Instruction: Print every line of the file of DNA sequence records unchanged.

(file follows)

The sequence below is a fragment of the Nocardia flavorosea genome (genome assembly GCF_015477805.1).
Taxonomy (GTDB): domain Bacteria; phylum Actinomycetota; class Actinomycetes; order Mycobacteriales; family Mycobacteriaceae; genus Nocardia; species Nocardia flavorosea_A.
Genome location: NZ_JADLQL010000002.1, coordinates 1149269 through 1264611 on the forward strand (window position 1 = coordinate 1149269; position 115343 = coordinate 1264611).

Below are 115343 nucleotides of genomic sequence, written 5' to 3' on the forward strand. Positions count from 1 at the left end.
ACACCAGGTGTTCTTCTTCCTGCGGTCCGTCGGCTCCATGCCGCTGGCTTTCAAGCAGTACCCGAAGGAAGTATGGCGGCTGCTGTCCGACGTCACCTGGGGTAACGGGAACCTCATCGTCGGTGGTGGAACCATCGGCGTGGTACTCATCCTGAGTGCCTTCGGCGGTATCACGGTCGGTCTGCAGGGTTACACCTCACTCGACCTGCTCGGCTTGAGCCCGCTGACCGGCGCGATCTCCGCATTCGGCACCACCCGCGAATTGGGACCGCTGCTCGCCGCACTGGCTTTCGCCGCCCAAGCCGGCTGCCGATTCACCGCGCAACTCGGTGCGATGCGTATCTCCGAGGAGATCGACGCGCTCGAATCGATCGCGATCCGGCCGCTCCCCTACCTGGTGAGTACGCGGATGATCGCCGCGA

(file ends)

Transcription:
The sequence below is a fragment of the Nocardia flavorosea genome (genome assembly GCF_015477805.1).
Taxonomy (GTDB): domain Bacteria; phylum Actinomycetota; class Actinomycetes; order Mycobacteriales; family Mycobacteriaceae; genus Nocardia; species Nocardia flavorosea_A.
Genome location: NZ_JADLQL010000002.1, coordinates 1149269 through 1264611 on the forward strand (window position 1 = coordinate 1149269; position 115343 = coordinate 1264611).

Below are 115343 nucleotides of genomic sequence, written 5' to 3' on the forward strand. Positions count from 1 at the left end.
ACACCAGGTGTTCTTCTTCCTGCGGTCCGTCGGCTCCATGCCGCTGGCTTTCAAGCAGTACCCGAAGGAAGTATGGCGGCTGCTGTCCGACGTCACCTGGGGTAACGGGAACCTCATCGTCGGTGGTGGAACCATCGGCGTGGTACTCATCCTGAGTGCCTTCGGCGGTATCACGGTCGGTCTGCAGGGTTACACCTCACTCGACCTGCTCGGCTTGAGCCCGCTGACCGGCGCGATCTCCGCATTCGGCACCACCCGCGAATTGGGACCGCTGCTCGCCGCACTGGCTTTCGCCGCCCAAGCCGGCTGCCGATTCACCGCGCAACTCGGTGCGATGCGTATCTCCGAGGAGATCGACGCGCTCGAATCGATCGCGATCCGGCCGCTCCCCTACCTGGTGAGTACGCGGATGATCGCCGCGA